Job losses of this scale are unprecedented. “The total number of job losses for the month of April alone was more than double the total jobs lost during the Great Recession,” ADP Research Institute co-head Ahu Yildirmaz said in a statement. “Additionally, it is important to note that the report is based on the total number of payroll records for employees who were active on a company’s payroll through the 12th of the month. This is the same time period the Bureau of Labor and Statistics uses for their survey,” Mr. Yildirmaz added.
The latest jobless claims numbers come a day before the Labor Department releases its nonfarm payrolls report for April. Economists surveyed by Dow Jones expect a plunge of 21.5 million, easily the worst month in U.S. history, with the unemployment rate surging to 16 percent.
In an interview with Savannah Guthrie on NBC’s “TODAY” show this morning, President of the Federal Reserve Bank of Minneapolis, Neel Kashkari, said Friday’s official unemployment rate “will probably be something like 16 or 17 percent — but it will understate how bad the damage has been. I think the real number is probably around 23 or 24 percent. It’s devastating.”
What Recruiters Are Saying
“Coronavirus has presented a significant challenge to all of our clients,” said Eric Frickel, leader of the private equity search practice at New Providence, NJ-based executive search firm BrainWorks. “Some have been impacted much more than others and cash flow is really tight and will continue to be through Q3 in our view given soft top line and extended payment terms that companies are all seeing. We are trying to do our part by helping them through these challenging times.”
Executive Recruiters Roll Up Their Sleeves as COVID-19 Crisis Unfolds
The COVID-19 pandemic has had an impact on every business sector, executive recruiting included. Kenneth Vancini of Innova International brings us the latest thinking after convening recent conference calls with 23 leaders from search firms across the country. Also, we have the initial results from the latest Hunt Scanlon Media ‘Pulse Survey’ of leading U.S. recruiters. It’s a full docket!
“While headcount is not a top priority right now, we feel it is critical that leadership teams keep abreast of talent management as there is a lot of consensus that the swing from playing defense to offense is going to happen extremely quickly,” he said. “Companies thinking ahead and innovating during this crisis while keeping a cool and calm outlook are going to come out on the other side in a sustainable position.” Leadership, he added, is critical in these situations and “true leaders are going to emerge.”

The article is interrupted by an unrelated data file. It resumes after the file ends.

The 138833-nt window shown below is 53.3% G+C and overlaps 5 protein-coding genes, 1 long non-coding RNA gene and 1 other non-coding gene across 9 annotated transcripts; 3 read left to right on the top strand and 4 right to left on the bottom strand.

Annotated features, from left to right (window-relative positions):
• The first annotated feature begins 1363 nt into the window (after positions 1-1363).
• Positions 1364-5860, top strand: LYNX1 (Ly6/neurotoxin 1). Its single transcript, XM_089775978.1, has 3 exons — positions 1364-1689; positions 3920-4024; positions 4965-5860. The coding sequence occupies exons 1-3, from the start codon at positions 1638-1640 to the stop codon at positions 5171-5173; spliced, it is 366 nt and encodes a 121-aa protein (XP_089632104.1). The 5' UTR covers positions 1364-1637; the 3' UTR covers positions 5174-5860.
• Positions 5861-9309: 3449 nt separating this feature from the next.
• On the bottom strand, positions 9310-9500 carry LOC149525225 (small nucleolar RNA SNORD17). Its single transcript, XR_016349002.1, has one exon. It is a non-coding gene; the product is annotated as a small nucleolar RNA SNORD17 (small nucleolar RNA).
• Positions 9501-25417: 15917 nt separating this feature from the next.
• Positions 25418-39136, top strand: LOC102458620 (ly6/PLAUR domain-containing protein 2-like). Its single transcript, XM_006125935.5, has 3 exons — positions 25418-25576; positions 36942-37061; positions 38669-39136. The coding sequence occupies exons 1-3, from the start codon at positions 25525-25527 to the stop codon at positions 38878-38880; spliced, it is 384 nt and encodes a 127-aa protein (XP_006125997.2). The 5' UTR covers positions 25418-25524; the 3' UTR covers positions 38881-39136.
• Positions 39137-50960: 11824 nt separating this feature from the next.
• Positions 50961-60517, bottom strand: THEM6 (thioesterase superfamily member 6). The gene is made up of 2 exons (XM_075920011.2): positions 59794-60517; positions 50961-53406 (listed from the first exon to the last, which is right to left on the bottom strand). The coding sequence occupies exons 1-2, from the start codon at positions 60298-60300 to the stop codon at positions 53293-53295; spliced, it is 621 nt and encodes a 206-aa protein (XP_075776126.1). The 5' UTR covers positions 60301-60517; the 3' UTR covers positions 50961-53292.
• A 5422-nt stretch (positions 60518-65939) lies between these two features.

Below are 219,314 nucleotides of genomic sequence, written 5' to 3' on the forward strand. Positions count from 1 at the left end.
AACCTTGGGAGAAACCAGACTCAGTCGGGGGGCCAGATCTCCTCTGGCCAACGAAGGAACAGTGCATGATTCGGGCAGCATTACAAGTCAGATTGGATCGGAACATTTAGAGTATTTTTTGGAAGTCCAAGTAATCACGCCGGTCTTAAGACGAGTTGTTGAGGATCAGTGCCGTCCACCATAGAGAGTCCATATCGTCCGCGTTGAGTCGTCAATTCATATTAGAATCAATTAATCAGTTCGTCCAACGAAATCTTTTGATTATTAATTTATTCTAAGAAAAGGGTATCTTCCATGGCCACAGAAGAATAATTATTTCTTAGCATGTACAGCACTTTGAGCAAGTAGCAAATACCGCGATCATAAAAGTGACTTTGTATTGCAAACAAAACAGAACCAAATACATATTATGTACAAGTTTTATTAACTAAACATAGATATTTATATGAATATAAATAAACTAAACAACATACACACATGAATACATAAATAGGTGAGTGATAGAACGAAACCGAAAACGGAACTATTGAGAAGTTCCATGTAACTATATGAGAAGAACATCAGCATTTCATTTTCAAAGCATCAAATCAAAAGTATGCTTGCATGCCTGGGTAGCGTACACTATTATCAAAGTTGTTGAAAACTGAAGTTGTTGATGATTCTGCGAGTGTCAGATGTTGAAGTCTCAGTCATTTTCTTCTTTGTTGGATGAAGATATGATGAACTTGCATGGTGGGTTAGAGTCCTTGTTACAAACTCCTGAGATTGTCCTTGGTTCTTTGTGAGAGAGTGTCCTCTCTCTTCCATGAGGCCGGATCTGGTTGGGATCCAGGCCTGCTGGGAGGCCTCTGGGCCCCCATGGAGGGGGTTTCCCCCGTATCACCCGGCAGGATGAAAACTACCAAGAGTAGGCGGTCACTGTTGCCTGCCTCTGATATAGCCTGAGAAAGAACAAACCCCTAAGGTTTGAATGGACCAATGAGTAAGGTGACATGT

“One thing is clear, even once we’re through this crisis, we can’t go back to business as usual,” said Brett Stephens, CEO of RSR Partners. “We believe that the economy will restart gradually beginning in the third quarter. Some industries will fare better than others. Once organizations begin to focus on hiring again, we anticipate a surge in business. Companies will need to resume their businesses, as well as adjust to virtual and cultural challenges presented by the new normal.”
Organizations of every stripe, he said, “will need strong, resilient leadership during this time of change. We’ve been reminded of how much we all depend upon the relationships with our family, our friends, our colleagues, and our community. We need to remember what worked during this pandemic and use it to bring in a new era of sharing responsibility and collectivism, creating cultures that unlock the collective ingenuity of all employees, and discovering innovative ways to improve productivity while maintaining a better quality of life.”
“The oft-discussed ‘flattening the curve’ is occurring for many states,” said Joanne Rencher, founder and principal at WGNinHR. “This suggests that we should be turning the corner in 30 to 45 days. Search firms can’t wait for that to occur. They should be discussing readiness with clients now. Search firms need to explain to clients that putting searches on hold is unwise, as it means starting from ground zero when clients could be well ahead of the competition,” she said. “This is also the time to be connecting with top talent to engage them in conversations about prospective opportunities.”
Contributed by Scott A. Scanlon, Editor-in-Chief; Dale M. Zupsansky, Managing Editor; and Stephen Sawicki, Managing Editor – Hunt Scanlon Media